Hialeah deploys license-tag-reading cameras in its fight on crime



The Hialeah Police Department is installing cameras at eight key intersections and equipping an undercover patrol with four high-definition cameras to snap photos of the license plates of thousands of vehicles a day — not to catch red-light runners but in a controversial attempt to stem the wave of robberies that has hit the city.

The automatic cameras send immediate alerts to police when tags of stolen cars are detected or when a car’s owner has an arrest warrant or suspended driver’s license.

“These are not cameras to fine the drivers,” said Lt. Joe De Jesús, a New Yorker with 36 years of police experience in Hialeah, who has specialized in processing information with the new system. “These cameras have become a powerful tool to fight crime.”

The city has experienced a wave of robberies in commercial areas or close to police and city facilities during the past year, and community activists are worried.

Police cite the case of a Farm Stores shop — popularly known in Hialeah as La Vaquita (The Little Cow) — only five blocks from a police substation that was robbed twice earlier this month by a man who threatened its female employees with a screwdriver.

Last Thursday, a Radio Shack store was robbed for the second time in less than a year. A masked man crashed his truck into the door of the store in west Hialeah and, in a matter of seconds, made off with all the merchandise he could.

“This series of robberies is affecting business in our city,” said Modesto Pérez, president of the Miami-Dade Association of Businesses and Neighbors, based in Hialeah. “The police do what they can, but they have to do more.”

Not everyone is pleased with the new system. Carolina González, a spokeswoman for the American Civil Liberties Union of Florida, said that if Hialeah plans to keep a database with information on which cars enter and exit the city, “they should show clear regulations about who will have access to it, what would be its use and how long the information is going to be stored. . . .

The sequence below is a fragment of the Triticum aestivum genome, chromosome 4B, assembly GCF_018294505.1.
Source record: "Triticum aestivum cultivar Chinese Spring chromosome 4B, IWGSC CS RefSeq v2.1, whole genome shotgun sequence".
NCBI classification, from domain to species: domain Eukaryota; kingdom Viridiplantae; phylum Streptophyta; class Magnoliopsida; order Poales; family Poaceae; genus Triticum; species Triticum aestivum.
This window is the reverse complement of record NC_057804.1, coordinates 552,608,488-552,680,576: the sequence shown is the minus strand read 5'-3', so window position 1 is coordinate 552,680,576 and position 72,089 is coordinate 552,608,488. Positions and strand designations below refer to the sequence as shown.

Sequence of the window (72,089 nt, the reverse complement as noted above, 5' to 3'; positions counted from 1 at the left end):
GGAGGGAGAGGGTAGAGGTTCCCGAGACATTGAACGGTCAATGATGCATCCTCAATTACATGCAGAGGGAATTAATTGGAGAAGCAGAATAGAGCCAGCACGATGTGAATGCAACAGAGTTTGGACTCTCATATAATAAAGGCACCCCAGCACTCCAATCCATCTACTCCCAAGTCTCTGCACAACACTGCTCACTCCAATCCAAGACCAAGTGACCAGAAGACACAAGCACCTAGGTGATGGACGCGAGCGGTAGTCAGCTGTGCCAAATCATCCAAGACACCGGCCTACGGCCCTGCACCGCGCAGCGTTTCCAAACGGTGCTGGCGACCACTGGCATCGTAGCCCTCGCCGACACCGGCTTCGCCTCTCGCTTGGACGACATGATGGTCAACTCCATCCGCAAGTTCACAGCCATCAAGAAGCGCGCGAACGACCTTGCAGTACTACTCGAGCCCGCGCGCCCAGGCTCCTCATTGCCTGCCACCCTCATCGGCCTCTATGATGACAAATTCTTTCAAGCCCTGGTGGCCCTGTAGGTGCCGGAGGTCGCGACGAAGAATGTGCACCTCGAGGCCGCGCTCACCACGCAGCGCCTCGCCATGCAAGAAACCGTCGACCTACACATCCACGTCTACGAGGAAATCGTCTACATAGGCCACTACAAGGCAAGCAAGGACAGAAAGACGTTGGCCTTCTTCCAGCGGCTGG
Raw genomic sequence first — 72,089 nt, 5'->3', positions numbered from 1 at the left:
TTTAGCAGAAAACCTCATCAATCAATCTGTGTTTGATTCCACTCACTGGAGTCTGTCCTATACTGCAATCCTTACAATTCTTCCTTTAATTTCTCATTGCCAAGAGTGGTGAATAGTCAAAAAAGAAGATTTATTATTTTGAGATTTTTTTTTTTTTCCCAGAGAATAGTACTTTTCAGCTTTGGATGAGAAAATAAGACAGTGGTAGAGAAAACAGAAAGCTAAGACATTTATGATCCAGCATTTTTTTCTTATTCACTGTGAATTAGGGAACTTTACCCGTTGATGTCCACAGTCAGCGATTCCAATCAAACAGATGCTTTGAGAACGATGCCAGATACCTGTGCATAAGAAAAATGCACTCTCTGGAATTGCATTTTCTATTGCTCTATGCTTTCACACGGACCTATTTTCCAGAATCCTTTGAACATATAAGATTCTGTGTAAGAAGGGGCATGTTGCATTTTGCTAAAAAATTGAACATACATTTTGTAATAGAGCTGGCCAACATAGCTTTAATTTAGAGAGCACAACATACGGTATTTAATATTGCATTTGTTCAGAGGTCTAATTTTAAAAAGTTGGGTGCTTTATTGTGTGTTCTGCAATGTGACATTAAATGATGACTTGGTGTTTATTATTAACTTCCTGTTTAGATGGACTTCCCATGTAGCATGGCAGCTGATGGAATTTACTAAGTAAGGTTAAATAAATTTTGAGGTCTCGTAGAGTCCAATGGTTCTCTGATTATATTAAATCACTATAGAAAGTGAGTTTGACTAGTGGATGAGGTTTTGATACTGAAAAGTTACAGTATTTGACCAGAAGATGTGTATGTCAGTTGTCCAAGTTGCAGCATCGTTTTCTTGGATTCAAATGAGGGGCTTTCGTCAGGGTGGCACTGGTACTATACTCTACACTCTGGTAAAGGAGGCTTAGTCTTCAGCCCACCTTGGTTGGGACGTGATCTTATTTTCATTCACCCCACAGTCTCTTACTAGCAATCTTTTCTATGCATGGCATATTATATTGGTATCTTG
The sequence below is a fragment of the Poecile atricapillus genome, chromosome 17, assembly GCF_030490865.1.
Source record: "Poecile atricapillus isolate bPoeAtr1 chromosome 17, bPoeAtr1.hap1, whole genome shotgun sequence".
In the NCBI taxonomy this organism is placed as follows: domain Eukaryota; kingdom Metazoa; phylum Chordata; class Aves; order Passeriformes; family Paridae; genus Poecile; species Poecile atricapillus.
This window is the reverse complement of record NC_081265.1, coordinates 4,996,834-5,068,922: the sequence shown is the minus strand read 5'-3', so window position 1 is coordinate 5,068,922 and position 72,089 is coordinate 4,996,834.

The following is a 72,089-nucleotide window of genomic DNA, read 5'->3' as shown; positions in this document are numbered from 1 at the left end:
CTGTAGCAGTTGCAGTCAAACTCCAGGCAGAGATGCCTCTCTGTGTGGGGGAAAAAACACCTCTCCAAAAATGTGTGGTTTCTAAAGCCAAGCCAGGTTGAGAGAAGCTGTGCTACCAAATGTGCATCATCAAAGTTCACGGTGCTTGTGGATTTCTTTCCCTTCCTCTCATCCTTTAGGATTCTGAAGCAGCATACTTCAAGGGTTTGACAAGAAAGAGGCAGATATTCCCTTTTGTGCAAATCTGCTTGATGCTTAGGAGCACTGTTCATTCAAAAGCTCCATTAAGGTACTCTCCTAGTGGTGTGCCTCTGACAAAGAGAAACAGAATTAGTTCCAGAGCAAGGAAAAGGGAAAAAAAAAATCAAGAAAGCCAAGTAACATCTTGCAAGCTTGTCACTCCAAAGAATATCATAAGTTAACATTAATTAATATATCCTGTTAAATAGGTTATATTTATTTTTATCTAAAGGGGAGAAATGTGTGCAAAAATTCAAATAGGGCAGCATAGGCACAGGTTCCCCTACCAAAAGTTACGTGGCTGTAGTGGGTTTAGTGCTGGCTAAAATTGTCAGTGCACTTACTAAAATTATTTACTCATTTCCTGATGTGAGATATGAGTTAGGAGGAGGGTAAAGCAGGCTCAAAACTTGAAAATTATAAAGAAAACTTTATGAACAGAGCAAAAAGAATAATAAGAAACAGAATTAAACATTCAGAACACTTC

“This is not clear,” González said. “It is insulting to place cameras that have no benefit whatsoever nor reduce crime, making Hialeah residents believe that they do work. They are simply giving the impression that they are doing something about it.”

During the first two weeks of the camera’s operation, which was established with $200,000 in federal funds, the system has photographed the license plates of more than 156,000 vehicles, of which 14,790 belonged to drivers with suspended licenses.

De Jesús said the photographs allow the creation of a strategic database for different police units to carry out investigations — from the search of a car driven by an elderly person with Alzheimer’s to a vehicle involved in a crime.

In the case of the La Vaquita shop that was robbed twice, the vehicle used by the thief was discovered thanks to the new camera system. The store at 510 Hialeah Dr. was held up at 11:50 p.m. Feb. 8, with the robber getting $160. At 7:15 a.m. the next day, shortly after the store opened, the same person came back and stole the remaining $50 in the cash register.

In September, the same man had robbed the store of $200, and also hit the Dairy Queen ice cream shop across the street, where he stole another $200 after threatening a female employee with a weapon.

During the Feb. 9 robbery, a witness identified three of the six letters and numbers on the license plate of the brown Scion driven by the thief.

De Jesús entered that partial information in the system and discovered that the Scion belonged to the mother of Raúl Irán Barrios, 40, a man with a criminal record for armed robbery, whose image had been captured by La Vaquita’s surveillance cameras.

Barrios was arrested Feb. 11, Hialeah police spokesman Carl Zogby said.

“We only had partial information about this individual,” Zogby said, “but thanks to the new camera system we were able to have full identification and proceed to arrest him.”

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